On I went, out of the wood, passing the man leading without knowing I was going to do so. Flip-flap, flip-flap, jog-trot, jog-trot, curnchslap-crunchslap, across the middle of a broad field again, rhythmically running in my greyhound effortless fashion, knowing I had won the race though it wasn't half over, won it if I wanted it, could go on for ten or fifteen or twenty miles if I had to and drop dead at the finish of it, which would be the same, in the end, as living an honest life like the governor wanted me to. -Alan Sillitoe, "Loneliness of the Long Distance Runner"

Monday, August 1, 2011

Don't feed the trolls

Last week, I wrote what I thought was an innocuous post entitled "I'm calling you out." It was geared toward a preponderance of blogs I'd seen lately, full of (relative) beginning runners telling their (even less experienced) readers exactly what they should be doing.

I thought it was pretty obvious that this post was written with a hefty dose of tongue-in-cheek. I mean, for goodness' sake, I write a running blog. I read running blogs. I participate in running forums. I read running books. I go to running classes. When I'm not working or sleeping, I spend probably 75% of my awake time either running or thinking about running. I love getting running advice. Some I take, some I don't. Some I take and then later discard. Some I don't take and then later wish I had.

So, on Friday, someone posted a link to this post on the Runner's World online forums. I'm flattered that she wanted to share my post. But the response! Here are a couple of highlights:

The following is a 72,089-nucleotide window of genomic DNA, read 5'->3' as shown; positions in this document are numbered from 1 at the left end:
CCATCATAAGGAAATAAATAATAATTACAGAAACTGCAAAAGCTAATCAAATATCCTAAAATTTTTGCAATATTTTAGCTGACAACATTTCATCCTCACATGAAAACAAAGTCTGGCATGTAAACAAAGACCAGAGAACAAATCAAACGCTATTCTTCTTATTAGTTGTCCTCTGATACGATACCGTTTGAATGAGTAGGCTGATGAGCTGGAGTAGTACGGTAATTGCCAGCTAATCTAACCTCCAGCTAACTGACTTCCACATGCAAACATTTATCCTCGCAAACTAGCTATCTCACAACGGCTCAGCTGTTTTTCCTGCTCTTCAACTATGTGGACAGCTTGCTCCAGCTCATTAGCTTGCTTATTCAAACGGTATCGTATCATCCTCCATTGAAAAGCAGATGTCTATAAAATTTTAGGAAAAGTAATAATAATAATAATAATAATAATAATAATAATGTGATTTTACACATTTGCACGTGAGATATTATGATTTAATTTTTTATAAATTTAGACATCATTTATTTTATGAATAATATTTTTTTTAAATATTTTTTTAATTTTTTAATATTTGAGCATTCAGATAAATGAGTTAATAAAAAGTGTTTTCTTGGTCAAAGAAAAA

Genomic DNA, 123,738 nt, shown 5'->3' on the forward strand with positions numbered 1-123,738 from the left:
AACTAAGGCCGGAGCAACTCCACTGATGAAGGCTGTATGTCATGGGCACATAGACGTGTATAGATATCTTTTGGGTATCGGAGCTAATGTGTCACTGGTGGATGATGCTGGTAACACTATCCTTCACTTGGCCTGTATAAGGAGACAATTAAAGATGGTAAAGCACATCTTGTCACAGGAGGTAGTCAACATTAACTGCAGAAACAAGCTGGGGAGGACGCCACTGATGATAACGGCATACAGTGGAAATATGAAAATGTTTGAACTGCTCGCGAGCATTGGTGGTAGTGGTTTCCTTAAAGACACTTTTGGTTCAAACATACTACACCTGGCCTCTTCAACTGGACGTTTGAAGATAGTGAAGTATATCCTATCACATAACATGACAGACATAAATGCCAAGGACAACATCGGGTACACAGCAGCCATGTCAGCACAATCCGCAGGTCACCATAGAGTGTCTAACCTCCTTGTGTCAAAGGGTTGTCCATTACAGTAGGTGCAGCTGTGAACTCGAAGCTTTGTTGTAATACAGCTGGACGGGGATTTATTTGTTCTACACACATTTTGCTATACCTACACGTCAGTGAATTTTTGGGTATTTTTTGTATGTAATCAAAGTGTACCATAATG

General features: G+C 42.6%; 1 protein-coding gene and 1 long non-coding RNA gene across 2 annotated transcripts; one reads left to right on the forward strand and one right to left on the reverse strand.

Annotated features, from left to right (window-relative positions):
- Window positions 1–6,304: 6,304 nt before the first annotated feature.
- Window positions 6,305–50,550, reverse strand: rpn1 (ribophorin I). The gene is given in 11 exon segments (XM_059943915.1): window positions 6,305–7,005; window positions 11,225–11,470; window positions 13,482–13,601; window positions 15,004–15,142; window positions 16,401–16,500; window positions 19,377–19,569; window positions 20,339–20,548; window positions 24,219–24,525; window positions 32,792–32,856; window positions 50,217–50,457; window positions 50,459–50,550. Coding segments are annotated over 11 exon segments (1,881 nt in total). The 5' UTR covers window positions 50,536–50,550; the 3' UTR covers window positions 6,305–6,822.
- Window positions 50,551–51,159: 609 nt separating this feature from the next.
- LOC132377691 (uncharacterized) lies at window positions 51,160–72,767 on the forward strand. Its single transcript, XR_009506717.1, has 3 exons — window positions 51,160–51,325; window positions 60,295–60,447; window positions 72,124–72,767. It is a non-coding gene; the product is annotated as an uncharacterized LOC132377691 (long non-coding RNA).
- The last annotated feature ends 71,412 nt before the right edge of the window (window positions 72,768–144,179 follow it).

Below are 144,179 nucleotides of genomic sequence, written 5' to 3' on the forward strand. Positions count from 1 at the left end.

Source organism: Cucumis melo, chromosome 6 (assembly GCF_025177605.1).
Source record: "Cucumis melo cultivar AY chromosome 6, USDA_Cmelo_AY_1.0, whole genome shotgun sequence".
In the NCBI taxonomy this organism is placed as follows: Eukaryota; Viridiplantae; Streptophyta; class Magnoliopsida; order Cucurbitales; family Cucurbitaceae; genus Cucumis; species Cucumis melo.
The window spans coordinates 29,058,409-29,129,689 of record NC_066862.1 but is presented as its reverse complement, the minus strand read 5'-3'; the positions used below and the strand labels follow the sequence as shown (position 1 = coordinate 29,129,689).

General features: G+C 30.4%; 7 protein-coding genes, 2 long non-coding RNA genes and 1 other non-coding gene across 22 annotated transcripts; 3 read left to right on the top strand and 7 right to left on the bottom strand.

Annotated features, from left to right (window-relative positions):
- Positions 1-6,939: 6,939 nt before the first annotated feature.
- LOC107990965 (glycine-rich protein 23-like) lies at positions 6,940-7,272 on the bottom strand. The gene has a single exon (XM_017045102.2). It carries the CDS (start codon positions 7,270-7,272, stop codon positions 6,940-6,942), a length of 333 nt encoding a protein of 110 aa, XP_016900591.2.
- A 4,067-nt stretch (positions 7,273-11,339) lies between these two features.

Ah, the internet. Gotta love the trolls. (To be fair, both of these runners later admitted they were being harsh.)

It's generated five pages (and counting) of discussion. I love that something I wrote has caused a lengthy discussion. But... much of the discussion has nothing to do with my blog post at all, and even the people who try to take me to task for what I wrote aren't always basing their critiques off my words. I weighed in twice, against my better judgment, and a few people do take my side (thank you, Aron!!).

My point in the original blog post was that many blog readers consider bloggers to be experts regardless of their experience - and I think this came across to the handful of you who are regular readers of my blog. Unlike what some on RWOL inferred, I don't think that credentials or a paycheck are a guarantee of expertise. However, simply having a blog does not guarantee expertise.

For the record, here is my running advice to you. Write this down, it's good: There's a lot of advice out there. The best thing to do is to figure out - through trial and error - what works for you. What works for you will be different from what works for me. That's it.

Now, if you don't mind, I'm going to tell myself that "any press is good press" and return to doing what I do well, which is running - slowly. Back tomorrow with a lighthearted and inane post that is decidedly not full of advice.

10 comments: